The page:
I can’t go past a review of ‘Dance Academy’ without at least touching on the dancing in the show (even though I must confess, I have the dance skills of a one-legged robot). The choreography is beautiful, and tells a story in itself. From Tara’s obsession with ‘The Red Shoes’, to Sammy’s explosively heartbreaking season two solo, performed to the Jezabel’s ‘She’s So Hard’. The actors do a remarkable job, and the choreography is so good that while watching an episode I do find my feet pointing and hips shaking. God, I wish I could dance.



I fell into obsession watching the first season of ‘Dance Academy’, but it was really the second season that cemented this show as something truly remarkable for me. The second season storyline takes a dramatic and heart-wrenching twist towards the end. I refuse to give anything away, but save to say the writers outdid themselves and the actors broke my heart while watching a breathtakingly sad story unfold.

Dance Academy’ is one of the best Australian shows I have had the pleasure of watching in recent years. It’s a little bit ‘Centre Stage’ crossed with ‘Heartbreak High’, and with stories and dialogue that would do Aussie YA proud. The actors are phenomenal, the choreography sublime and I am happily addicted. For curious international’s, I believe ‘Dance Academy’ episodes can be downloaded on iTunes and through Amazon (don’t hesitate – just watch and get on the bandwagon!).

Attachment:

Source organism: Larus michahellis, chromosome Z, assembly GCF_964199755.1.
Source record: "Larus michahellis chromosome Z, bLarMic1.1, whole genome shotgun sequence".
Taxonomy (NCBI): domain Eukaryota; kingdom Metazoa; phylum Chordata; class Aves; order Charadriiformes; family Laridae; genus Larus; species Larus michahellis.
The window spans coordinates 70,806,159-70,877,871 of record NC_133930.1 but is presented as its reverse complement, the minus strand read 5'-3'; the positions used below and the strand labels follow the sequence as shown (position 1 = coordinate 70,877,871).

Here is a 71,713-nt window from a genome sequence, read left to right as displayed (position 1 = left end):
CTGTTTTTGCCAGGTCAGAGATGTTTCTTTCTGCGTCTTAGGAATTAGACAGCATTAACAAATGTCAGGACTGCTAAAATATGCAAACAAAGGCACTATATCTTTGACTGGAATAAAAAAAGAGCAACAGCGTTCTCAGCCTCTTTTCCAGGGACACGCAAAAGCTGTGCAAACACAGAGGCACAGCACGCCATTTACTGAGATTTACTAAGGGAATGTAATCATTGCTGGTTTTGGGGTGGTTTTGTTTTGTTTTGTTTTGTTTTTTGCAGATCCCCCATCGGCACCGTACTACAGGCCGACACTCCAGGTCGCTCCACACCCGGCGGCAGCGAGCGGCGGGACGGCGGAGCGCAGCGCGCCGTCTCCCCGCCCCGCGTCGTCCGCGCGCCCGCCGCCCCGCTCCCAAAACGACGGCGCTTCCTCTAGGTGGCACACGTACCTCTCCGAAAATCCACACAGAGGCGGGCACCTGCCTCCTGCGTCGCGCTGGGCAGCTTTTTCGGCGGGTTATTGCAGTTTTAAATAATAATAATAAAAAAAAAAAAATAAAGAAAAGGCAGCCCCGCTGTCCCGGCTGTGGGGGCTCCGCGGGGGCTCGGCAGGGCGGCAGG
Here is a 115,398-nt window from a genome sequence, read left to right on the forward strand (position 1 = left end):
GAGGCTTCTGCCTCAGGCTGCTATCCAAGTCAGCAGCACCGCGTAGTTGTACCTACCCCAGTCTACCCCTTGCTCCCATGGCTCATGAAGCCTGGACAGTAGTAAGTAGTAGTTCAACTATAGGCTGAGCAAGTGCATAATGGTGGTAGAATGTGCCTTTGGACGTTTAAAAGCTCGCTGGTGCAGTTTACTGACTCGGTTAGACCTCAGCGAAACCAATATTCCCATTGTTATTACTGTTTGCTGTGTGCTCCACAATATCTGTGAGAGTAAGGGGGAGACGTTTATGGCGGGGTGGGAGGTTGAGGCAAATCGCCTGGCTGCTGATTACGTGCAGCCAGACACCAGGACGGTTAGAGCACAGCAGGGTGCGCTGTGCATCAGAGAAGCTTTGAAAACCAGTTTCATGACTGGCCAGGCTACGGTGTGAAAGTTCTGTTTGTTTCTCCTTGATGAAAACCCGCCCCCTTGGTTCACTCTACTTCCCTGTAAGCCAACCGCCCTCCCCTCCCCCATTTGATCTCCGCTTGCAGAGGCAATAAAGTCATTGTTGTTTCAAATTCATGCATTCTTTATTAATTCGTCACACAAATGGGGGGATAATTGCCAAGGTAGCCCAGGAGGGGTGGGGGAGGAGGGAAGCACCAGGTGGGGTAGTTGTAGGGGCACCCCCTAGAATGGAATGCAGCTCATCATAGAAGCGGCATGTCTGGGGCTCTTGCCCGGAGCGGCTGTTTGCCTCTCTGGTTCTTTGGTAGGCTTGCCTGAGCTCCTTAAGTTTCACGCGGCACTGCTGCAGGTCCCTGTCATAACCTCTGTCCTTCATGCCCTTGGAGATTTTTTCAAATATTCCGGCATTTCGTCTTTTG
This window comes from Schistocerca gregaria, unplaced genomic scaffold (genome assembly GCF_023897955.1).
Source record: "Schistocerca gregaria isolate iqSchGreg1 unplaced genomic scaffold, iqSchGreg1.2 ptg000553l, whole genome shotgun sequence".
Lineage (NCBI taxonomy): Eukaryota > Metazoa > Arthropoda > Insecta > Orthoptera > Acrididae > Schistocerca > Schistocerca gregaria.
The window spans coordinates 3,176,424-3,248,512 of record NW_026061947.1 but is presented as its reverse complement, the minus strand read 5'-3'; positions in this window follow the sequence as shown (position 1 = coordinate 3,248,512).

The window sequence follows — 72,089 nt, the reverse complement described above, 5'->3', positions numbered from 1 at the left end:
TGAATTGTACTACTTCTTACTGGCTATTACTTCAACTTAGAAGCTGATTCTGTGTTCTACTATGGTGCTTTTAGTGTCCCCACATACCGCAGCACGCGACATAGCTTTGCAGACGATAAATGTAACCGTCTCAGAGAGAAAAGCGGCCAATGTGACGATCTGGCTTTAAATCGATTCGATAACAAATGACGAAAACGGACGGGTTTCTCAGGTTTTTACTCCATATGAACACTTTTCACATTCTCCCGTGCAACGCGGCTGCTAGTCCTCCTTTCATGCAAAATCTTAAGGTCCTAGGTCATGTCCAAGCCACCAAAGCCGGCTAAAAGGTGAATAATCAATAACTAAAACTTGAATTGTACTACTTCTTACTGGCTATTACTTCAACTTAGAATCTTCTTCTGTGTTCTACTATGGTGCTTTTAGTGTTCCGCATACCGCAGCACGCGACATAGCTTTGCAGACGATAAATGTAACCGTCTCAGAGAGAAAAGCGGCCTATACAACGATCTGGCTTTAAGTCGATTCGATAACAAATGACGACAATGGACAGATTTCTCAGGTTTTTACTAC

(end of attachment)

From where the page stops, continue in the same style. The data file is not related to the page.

Season 1 DVD is now available

6 comments:

  1. I love Dance Academy, too! The first season was amazing but season two was simply EPIC. And boy, did it break my heart BIG time. Cannot wait for more episodes, bring on season 3! :)

    ReplyDelete
  2. I LOVE dancing shows and movies! great tip! hehe

    ReplyDelete
  3. IT WAS GREAT. NO BAD LANGUAGE AND NO ONE GOING TO FAR WITH THE OPPOSITE SEX. GREAT TEEN OR ADULT MOVIE.

    ReplyDelete
  4. I'm almost finished with Seasoon 1 (second to last episode). I like it but I don't love it. from what I am reading, I can looking forward to loving season 2!

    ReplyDelete
  5. thankyou for sharing this nice information this blog.i am imperesed your blog.



    Dance Academy in Chandigarh

    ReplyDelete
  6. This is very impressive post with every minute details mentioned and clearly expressed, great job.
    Dance Academy Chandigarh

    ReplyDelete